Choosing Your Electricity Plan: Fixed Rate or Variable Rate?
If you live in an electric market that’s been set free by deregulation, you’ll be able to shop around for residential electricity from a retail electric supplier. When you do, you’ll probably be confronted with two main types of plans: fixed-rate plans and variable rate plans. Sometimes the information about which type of plan is best can be a little confusing, but thankfully the differences between both types of plans can be easily explained.
Fixed Rate Residential Electricity Plans
Fixed-rate plans lock you into one rate for the length of your contract and will charge you the same amount per kilowatt-hour of electricity each month until your contract expires, whether the price of electricity rises or falls.
If you’re like a lot of people and think electric rates are only going to go up, then being able to sign a contract and lock in your rate for up to two years, depending on what your electric supplier offers, might be a smart move. After all, if electric prices go up, you’ll be protected from any rate increases until your contract expires.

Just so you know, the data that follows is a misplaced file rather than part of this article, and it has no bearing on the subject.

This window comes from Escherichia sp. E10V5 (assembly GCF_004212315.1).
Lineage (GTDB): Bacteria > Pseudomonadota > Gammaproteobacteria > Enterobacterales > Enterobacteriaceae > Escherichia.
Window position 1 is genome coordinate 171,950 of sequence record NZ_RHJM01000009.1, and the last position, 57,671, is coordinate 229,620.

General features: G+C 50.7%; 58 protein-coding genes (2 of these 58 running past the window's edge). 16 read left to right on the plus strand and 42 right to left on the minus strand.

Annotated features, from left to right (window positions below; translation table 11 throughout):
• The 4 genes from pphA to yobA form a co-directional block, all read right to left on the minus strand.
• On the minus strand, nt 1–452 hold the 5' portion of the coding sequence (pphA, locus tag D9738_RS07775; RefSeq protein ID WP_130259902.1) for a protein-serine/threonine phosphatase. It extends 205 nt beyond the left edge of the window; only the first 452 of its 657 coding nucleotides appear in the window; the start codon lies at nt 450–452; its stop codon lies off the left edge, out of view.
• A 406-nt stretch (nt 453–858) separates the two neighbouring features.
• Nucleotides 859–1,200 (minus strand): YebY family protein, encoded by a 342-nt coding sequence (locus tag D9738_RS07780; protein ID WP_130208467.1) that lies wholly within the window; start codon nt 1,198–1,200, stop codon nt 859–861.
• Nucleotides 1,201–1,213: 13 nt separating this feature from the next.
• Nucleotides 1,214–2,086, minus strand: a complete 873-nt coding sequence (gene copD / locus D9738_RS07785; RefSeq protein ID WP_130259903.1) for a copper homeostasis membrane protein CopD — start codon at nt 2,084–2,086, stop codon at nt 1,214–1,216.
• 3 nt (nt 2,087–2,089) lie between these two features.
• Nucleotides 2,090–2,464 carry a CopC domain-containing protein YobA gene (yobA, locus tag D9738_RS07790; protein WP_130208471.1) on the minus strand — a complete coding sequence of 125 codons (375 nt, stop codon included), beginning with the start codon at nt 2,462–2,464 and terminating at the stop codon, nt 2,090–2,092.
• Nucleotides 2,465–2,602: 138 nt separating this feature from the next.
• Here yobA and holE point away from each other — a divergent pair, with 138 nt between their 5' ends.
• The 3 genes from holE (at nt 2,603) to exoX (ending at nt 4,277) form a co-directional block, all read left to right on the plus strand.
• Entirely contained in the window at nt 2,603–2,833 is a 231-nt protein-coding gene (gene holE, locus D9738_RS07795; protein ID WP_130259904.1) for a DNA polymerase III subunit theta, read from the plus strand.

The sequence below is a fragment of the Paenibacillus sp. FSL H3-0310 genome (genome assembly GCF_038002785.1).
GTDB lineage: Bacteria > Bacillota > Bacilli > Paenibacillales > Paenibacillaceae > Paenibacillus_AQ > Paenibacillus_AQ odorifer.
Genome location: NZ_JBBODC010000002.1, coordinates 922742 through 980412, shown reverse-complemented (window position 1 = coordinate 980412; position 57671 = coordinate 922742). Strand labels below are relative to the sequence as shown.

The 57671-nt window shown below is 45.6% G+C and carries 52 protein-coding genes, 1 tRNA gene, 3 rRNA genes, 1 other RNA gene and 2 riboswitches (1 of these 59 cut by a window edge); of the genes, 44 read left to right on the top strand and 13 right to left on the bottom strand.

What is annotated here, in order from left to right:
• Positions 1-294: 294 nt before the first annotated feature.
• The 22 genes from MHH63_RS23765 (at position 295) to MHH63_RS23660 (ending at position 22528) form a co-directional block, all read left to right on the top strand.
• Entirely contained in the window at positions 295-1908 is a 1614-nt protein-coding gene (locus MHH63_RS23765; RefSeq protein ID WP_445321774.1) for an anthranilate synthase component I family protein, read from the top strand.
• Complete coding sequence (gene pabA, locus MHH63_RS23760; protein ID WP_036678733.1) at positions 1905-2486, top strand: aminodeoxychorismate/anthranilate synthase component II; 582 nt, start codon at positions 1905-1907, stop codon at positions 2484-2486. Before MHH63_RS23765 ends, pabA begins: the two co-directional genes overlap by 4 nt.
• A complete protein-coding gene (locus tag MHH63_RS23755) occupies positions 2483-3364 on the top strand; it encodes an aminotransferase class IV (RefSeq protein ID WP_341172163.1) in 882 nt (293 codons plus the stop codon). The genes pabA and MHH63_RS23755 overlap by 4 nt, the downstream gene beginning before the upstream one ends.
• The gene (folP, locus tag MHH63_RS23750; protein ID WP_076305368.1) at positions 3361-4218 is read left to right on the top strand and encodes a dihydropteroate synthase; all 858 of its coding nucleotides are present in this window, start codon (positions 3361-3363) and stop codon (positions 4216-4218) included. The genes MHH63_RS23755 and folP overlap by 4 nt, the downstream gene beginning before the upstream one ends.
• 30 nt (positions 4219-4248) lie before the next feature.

The Mixed Benefits of Fixed Rate Plans: You won’t have to pay for increases if electricity prices go up. If electric rates go down, however, you’ll be stuck paying your contract’s higher rate.
Variable Rate Residential Electricity Plans
Variable rate plans allow your electric rate to change from month to month, based on fluctuations in the market. Because the electricity market is pretty volatile, signing up for a variable rate means you’re probably destined to pay a different amount per kilowatt hour every month.
If you think electricity prices might fall, or at least fluctuate enough on the low side to come out cheaper on average than a comparable fixed-rate plan, then a variable-rate plan might be best for you. With a variable-rate plan, you could end up being surprised — either in a good way or a bad way — when you get your monthly bill.
The Mixed Benefits of Variable Rate Plans: If electric rates go down, so does the amount you pay for electricity. If electric rates go up, however, you’ll have to pay more.
Electricity Texas website, “Benefits of Fixed Rate Electricity Plans.”
Switch Energy Pennsylvania website, “Fixed Rate vs. Variable Rate Made Easy.”